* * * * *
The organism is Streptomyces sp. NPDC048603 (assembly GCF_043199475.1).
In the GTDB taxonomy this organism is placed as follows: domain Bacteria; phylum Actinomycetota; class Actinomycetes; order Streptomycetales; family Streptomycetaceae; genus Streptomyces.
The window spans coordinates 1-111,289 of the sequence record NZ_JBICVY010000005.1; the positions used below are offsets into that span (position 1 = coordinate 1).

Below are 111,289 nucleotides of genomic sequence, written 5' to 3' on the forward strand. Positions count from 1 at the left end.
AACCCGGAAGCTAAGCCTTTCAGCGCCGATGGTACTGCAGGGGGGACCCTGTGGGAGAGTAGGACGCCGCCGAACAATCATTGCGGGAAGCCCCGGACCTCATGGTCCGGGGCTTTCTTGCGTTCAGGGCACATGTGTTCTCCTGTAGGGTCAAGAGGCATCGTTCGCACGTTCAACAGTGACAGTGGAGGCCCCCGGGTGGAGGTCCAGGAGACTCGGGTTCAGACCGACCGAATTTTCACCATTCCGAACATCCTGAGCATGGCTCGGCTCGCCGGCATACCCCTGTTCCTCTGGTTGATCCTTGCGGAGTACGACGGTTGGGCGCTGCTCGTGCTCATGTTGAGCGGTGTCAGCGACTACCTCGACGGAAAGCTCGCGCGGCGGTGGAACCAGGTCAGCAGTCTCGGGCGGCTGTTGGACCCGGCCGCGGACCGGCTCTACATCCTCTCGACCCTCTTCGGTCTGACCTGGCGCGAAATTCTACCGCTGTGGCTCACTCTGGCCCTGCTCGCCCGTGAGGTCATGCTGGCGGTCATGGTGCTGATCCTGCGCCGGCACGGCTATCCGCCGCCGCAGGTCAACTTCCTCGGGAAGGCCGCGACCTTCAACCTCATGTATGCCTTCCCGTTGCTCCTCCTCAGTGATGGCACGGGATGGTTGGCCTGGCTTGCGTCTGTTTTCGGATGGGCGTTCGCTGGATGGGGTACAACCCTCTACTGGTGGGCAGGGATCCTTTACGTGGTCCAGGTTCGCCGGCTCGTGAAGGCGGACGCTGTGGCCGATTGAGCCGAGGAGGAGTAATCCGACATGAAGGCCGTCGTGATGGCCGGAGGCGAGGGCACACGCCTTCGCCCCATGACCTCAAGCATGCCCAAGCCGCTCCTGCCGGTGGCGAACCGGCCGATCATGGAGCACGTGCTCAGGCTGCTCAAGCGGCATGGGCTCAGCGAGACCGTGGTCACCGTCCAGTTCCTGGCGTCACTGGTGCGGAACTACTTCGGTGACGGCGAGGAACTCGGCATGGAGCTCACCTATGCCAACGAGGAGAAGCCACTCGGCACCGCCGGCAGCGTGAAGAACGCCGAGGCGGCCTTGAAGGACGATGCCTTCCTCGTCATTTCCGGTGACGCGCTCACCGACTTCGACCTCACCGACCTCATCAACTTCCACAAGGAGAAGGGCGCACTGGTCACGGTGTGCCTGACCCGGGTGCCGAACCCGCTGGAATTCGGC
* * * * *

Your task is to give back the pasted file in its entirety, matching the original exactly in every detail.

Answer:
The organism is Streptomyces sp. NPDC048603 (assembly GCF_043199475.1).
In the GTDB taxonomy this organism is placed as follows: domain Bacteria; phylum Actinomycetota; class Actinomycetes; order Streptomycetales; family Streptomycetaceae; genus Streptomyces.
The window spans coordinates 1-111,289 of the sequence record NZ_JBICVY010000005.1; the positions used below are offsets into that span (position 1 = coordinate 1).

Below are 111,289 nucleotides of genomic sequence, written 5' to 3' on the forward strand. Positions count from 1 at the left end.
AACCCGGAAGCTAAGCCTTTCAGCGCCGATGGTACTGCAGGGGGGACCCTGTGGGAGAGTAGGACGCCGCCGAACAATCATTGCGGGAAGCCCCGGACCTCATGGTCCGGGGCTTTCTTGCGTTCAGGGCACATGTGTTCTCCTGTAGGGTCAAGAGGCATCGTTCGCACGTTCAACAGTGACAGTGGAGGCCCCCGGGTGGAGGTCCAGGAGACTCGGGTTCAGACCGACCGAATTTTCACCATTCCGAACATCCTGAGCATGGCTCGGCTCGCCGGCATACCCCTGTTCCTCTGGTTGATCCTTGCGGAGTACGACGGTTGGGCGCTGCTCGTGCTCATGTTGAGCGGTGTCAGCGACTACCTCGACGGAAAGCTCGCGCGGCGGTGGAACCAGGTCAGCAGTCTCGGGCGGCTGTTGGACCCGGCCGCGGACCGGCTCTACATCCTCTCGACCCTCTTCGGTCTGACCTGGCGCGAAATTCTACCGCTGTGGCTCACTCTGGCCCTGCTCGCCCGTGAGGTCATGCTGGCGGTCATGGTGCTGATCCTGCGCCGGCACGGCTATCCGCCGCCGCAGGTCAACTTCCTCGGGAAGGCCGCGACCTTCAACCTCATGTATGCCTTCCCGTTGCTCCTCCTCAGTGATGGCACGGGATGGTTGGCCTGGCTTGCGTCTGTTTTCGGATGGGCGTTCGCTGGATGGGGTACAACCCTCTACTGGTGGGCAGGGATCCTTTACGTGGTCCAGGTTCGCCGGCTCGTGAAGGCGGACGCTGTGGCCGATTGAGCCGAGGAGGAGTAATCCGACATGAAGGCCGTCGTGATGGCCGGAGGCGAGGGCACACGCCTTCGCCCCATGACCTCAAGCATGCCCAAGCCGCTCCTGCCGGTGGCGAACCGGCCGATCATGGAGCACGTGCTCAGGCTGCTCAAGCGGCATGGGCTCAGCGAGACCGTGGTCACCGTCCAGTTCCTGGCGTCACTGGTGCGGAACTACTTCGGTGACGGCGAGGAACTCGGCATGGAGCTCACCTATGCCAACGAGGAGAAGCCACTCGGCACCGCCGGCAGCGTGAAGAACGCCGAGGCGGCCTTGAAGGACGATGCCTTCCTCGTCATTTCCGGTGACGCGCTCACCGACTTCGACCTCACCGACCTCATCAACTTCCACAAGGAGAAGGGCGCACTGGTCACGGTGTGCCTGACCCGGGTGCCGAACCCGCTGGAATTCGGC